Lumines Plus (PlayStation 2) review
"For those who wonder, the ‘Plus’ in Lumines Plus refers to… nothing I can discern. Mostly, the game plays like the original, right down to the familiar skins and music and puzzles. There must be differences, but they’re nothing immediately noteworthy, not unless you play Lumines so regularly that you have time for little else."
I can think of two situations where you might wish to purchase Lumines Plus. The first is the obvious one: you don’t own it already on the PSP--which, given the game’s popularity and place at the front of the pack, would suggest that you don’t have Sony’s handheld--and have no plans to purchase it. The second possibility is that you’ve either never played Lumines in any of its forms or you want to enjoy it on your television set. Whether the first case applies to you or the second, your money is well spent. It might not be the most impressive in the franchise, but Lumines Plus is worth every one of the twenty dollars it’ll cost you to take it home.
Twenty dollars. It’s more expensive to take your date to the movies. The difference here is that you don’t have to put up with long lines, stale popcorn and the cookie dough bites that have secretly been in stock for three years because no one but you ever buys them. All things considered, $20 is fine. It gets you one of the greatest puzzle games in the history of the genre and you no longer have to worry about the PSP’s battery expiring. You can kick back on your couch and play like a maniac as long as you like.
For those who wonder, the ‘Plus’ in Lumines Plus refers to… nothing I can discern. Mostly, the game plays like the original, right down to the familiar skins and music and puzzles. There must be differences, but they’re nothing immediately noteworthy, not unless you play Lumines so regularly that you have time for little else. This was a quick and dirty port of a simple game and it works because Lumines at its heart is all about said simplicity.
Picture a rectangle. Square blocks drop in from the top, divided into four sections. These sections are typically comprised of two separate colors. Let’s say you have three orange and one white. Now, your job is to position them so that as blocks fill the arena, they’ll disappear. That only happens when you shape four blocks in a square, and it only happens as a mysterious bar glides across the rectangular arena. The trick is of course to arrange things so that more than just four chunks vanish, so that you can watch your score skyrocket by way of great combos.
That’s Lumines in a nutshell. The only other element the developer added was the musical one. Most people who have played the game for a long while have eventually found themselves embarking on an addictive enterprise: skin collection. In Lumines, as elsewhere, a ‘skin’ refers to a visual color scheme. When you progress through levels, you’ll encounter new ones. The further you get the more you unlock, encouragement to keep working on your game until suddenly you can breeze through the early stages and keep spinning blocks while score and skin collection grow more impressive by the minute.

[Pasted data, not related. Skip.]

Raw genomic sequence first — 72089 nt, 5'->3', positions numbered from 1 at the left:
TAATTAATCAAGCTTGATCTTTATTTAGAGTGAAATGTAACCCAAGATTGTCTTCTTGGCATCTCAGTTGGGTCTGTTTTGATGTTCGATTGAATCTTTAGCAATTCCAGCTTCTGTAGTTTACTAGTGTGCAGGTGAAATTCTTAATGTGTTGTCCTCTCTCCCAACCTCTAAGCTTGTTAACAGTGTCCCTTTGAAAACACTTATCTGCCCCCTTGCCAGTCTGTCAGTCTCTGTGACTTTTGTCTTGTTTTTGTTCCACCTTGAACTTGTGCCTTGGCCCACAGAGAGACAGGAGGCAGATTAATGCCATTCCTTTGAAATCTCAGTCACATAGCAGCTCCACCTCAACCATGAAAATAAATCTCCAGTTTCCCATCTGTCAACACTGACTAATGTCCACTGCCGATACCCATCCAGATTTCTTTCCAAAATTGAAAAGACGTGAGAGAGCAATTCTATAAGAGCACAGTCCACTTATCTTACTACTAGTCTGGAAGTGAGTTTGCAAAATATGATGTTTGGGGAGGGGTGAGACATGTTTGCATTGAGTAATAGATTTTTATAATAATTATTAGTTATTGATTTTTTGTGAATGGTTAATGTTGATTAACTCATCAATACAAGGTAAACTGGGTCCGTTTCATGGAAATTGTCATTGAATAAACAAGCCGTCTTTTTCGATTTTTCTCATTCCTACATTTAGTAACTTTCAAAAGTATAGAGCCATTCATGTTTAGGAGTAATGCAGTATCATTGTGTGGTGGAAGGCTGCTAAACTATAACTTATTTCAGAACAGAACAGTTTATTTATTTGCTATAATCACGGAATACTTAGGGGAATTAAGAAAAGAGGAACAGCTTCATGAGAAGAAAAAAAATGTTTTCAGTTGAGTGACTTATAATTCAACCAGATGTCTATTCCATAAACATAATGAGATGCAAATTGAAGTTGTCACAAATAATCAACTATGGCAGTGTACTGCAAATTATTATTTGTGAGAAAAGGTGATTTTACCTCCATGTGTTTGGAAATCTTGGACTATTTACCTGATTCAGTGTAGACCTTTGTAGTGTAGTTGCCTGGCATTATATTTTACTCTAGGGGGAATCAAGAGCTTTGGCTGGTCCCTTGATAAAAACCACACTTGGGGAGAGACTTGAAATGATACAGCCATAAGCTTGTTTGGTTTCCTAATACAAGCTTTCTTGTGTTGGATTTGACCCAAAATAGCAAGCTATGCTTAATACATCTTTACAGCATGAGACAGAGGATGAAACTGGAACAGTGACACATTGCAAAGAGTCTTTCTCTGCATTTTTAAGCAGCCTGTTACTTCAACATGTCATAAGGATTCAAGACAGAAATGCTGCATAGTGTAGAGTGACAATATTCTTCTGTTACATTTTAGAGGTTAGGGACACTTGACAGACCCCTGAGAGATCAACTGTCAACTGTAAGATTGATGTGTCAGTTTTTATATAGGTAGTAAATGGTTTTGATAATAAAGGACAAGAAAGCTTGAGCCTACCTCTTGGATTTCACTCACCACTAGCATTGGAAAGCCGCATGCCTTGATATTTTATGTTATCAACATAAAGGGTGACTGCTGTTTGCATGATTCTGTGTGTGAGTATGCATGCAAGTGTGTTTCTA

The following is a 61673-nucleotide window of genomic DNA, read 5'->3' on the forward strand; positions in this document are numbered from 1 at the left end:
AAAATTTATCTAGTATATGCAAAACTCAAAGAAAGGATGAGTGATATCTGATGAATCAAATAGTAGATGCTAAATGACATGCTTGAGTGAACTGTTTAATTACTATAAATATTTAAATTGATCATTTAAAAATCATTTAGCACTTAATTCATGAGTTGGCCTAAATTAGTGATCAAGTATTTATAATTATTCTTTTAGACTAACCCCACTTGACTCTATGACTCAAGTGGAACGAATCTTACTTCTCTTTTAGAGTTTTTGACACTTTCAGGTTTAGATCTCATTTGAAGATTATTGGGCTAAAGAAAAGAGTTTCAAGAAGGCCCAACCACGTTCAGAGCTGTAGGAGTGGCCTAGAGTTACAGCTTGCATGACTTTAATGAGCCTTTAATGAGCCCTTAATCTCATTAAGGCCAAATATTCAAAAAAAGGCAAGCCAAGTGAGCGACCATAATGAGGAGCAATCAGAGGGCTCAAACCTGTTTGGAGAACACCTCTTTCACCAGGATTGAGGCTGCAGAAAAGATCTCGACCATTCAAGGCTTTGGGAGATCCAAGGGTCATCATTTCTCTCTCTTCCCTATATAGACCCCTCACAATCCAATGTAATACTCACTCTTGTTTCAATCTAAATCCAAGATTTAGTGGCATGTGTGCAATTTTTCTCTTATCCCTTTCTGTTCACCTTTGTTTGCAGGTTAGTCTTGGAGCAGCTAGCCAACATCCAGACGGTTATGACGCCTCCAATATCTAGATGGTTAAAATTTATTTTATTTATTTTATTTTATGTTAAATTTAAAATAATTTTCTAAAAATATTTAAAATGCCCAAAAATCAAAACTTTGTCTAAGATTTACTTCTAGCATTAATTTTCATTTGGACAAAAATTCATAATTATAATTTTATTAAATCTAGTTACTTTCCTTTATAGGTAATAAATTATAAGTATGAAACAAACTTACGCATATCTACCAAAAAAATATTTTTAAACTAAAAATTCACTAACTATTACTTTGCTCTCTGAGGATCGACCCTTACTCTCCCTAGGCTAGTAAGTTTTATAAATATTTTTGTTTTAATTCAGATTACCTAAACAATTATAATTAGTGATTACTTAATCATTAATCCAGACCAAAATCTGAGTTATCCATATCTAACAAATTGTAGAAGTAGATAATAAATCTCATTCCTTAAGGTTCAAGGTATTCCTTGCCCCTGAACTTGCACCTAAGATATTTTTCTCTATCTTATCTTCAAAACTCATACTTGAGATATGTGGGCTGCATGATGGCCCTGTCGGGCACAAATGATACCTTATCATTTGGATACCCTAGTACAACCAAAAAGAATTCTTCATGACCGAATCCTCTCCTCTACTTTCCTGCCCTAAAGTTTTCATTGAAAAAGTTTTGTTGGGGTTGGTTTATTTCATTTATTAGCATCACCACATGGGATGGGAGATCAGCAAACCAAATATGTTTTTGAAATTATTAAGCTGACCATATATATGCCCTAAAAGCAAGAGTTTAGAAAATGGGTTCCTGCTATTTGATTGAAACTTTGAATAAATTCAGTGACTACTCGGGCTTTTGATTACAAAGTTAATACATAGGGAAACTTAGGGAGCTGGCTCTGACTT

With that function in place, it would’ve been nice to see some early skins differ from the norm, but Lumines Plus feels no more varied than its predecessors (and even less so, if compared to Lumines II). That’s difficult to take from the most recent series installment, and you’ll be incensed for all of three seconds. Then you’ll play Lumines Plus again and you’ll remember why you play in the first place. Or, if you’re new to the games, you won’t mind at all. After all, Lumines became one of the most popular puzzle games in recent memory not because of the number of skins, but because it’s good at what it does. Dropping those blocks in that odd little rectangle is every bit as much fun when you do it the fiftieth time as it is when you clear your first set.
If you tire of that, though, there’s also the puzzle mode. There, you’re asked to form shapes out of the blocks. As an example, you might be asked to form the letter ‘G’ out of orange blocks. The catch is that you can’t have any orange blocks touching except those that form the desired image. As the designs grow increasingly complex, you’ll find that they test your intellect more and more (though in the end the enterprise is simple if you think about what pieces can be arranged to form the image). Not only that, but there are a lot of them. The puzzle mode alone--though certainly not a new feature--will keep you busy for several hours if you take to it, even without factoring in the main attraction.
Ultimately, that’s what it comes down to. The $20 price tag is ridiculously easy to accept. If you like puzzle games much at all and you haven’t tired of the whole “blocks drop from the sky and you make them disappear” concept, then Lumines is and always will be one of the finest of its type. The music and skins and puzzle mode only add to what was already an awesome experience. Lumines Plus may add next to nothing to the mix other than the opportunity to play the game on your television, but it is what it is and that’s enough to justify the purchase for puzzle aficionados. Buy it. You’ll like it.
Staff review by Jason Venter (March 21, 2007)
Jason Venter has been playing games for 30 years, since discovering the Apple IIe version of Mario Bros. in his elementary school days. Now he writes about them, here at HonestGamers and also at other sites that agree to pay him for his words.
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